Police seek 'vehicle of interest,' neighbors question road safety after deadly hit-and-run

November 14, 2018 06:45 AM

Irondequoit Police repeated their appeal to the public for tips to solve a deadly hit-and-run even as they announced the discovery of a new potential clue, a 'vehicle of interest' sought by investigators.

On Tuesday, police released pictures of a white pickup truck with a box over its bed spotted near the scene where 87-year-old Joan Dierna was hit and killed in the 300 block of Bay View Road on Saturday.


Police believed she had been crossing the street to retrieve her mail when she was hit.

She was discovered around 9:55 a.m. The picture of the truck was taken by a nearby home security camera shortly before then.  

Police Chief Richard Tantalo asked people in the neighborhood to remember what they might have seen.

"The timing of the situation and the unique aspect of the vehicle is what we are hoping may lead us to some additional information," he explained. "We're really relying on the public to come forward. They've been exceptional with us as far as sharing whatever information they had."

Investigation technicians are working with the Monroe County Sheriff's Office to reconstruct the scene, a process made harder by the fact that they had no vehicle to work with as they tried to figure out how the accident happened, said Lt. Alan Laird of the police department's technical team.          

"It makes it a very difficult scene," he said. "It makes it very tough with the information, with the limited information we have."

As police solicited input from possible witnesses, the Town of Irondequoit also heard from homeowners concerned about safety along Bay View Road. 

"Bay View Road is a proven death trap," declared George Haskins in a letter to Town Supervisor David Seeley. "Previously, it was just dogs, cats, possums and deer. But now a human life has been claimed."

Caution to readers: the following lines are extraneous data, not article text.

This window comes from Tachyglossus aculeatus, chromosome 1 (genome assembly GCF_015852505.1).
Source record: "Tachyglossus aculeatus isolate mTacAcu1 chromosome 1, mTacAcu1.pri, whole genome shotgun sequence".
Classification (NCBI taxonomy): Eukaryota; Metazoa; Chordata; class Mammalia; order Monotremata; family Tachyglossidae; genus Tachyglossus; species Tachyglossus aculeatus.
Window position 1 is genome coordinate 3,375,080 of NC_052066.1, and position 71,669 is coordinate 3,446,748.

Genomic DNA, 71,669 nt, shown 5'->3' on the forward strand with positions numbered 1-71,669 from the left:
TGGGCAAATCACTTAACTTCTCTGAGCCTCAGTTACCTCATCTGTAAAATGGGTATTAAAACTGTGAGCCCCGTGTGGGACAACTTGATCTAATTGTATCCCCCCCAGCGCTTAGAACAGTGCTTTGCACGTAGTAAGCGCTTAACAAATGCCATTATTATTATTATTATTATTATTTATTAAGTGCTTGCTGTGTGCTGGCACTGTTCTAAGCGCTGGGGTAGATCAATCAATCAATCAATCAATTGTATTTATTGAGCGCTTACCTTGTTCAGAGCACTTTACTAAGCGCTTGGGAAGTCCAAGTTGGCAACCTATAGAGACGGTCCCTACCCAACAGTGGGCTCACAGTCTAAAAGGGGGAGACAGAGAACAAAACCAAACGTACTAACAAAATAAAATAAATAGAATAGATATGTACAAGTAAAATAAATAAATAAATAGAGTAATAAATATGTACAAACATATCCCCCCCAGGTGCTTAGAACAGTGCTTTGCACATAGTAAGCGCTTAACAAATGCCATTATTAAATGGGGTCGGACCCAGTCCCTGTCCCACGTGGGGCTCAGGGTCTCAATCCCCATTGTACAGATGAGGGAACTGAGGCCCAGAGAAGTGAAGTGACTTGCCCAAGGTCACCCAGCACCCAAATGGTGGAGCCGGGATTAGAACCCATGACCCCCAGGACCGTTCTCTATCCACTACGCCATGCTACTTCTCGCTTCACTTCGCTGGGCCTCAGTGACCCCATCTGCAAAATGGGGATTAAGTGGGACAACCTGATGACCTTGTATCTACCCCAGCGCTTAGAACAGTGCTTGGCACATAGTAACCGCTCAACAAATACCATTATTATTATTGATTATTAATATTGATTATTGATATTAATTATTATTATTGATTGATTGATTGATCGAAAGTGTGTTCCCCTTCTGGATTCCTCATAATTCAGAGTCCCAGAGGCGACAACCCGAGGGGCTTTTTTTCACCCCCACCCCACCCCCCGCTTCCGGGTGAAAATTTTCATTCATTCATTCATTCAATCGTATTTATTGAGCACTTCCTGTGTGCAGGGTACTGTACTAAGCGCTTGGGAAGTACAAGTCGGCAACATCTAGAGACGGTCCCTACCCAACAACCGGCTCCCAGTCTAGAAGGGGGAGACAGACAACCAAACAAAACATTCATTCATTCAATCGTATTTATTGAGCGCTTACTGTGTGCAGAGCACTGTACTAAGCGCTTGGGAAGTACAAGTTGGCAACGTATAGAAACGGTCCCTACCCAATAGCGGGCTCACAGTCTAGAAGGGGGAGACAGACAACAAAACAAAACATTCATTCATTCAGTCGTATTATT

Haskins wrote the letter on Saturday shortly after Joan Dierna's death. He complained that he had been witnessing high speeds, near misses and minor accidents causing property damage along Bay View for years.

"They come off of 590 where they've been driving 60 miles an hour," he said, "and they turn onto Bay View, and they go around the first two curves and… Oh! They got a straight stretch, so then they speed up!" 

"I am afraid to even cross across the street," exclaimed Carol Boshears, whose home on Bay View was only a few doors from where Joan Dierna was found. "You have to really, really, look. And I run! I don't just walk. I run."

Tantalo was reluctant to blame the road for Saturday's deadly incident.

"We have had some minor motor vehicle accidents," he granted. "Certainly nothing that rises to this level, and certainly nothing that would indicate we have an unsafe roadway."

Seeley acknowledged receiving Haskins' letter and pointed out that the town had reevaluated and reduced its speed limits earlier this year in response to the death of Irondequoit High School student Michael Lynch.

"We had a couple of public hearings when we were lowering the speed limit," he said. "I didn't get any specific feedback from residents in that vicinity."

As an Irondequoit town road, Sealy said, Bay View Road has a speed limit of 30 mph with a suggested slower speed of 25 mph on curves.

"But, again," he said, "that doesn't mean that their concerns aren't warranted. And certainly, we take very seriously any concerns about speed and safety of roadways."


Charles Molineaux

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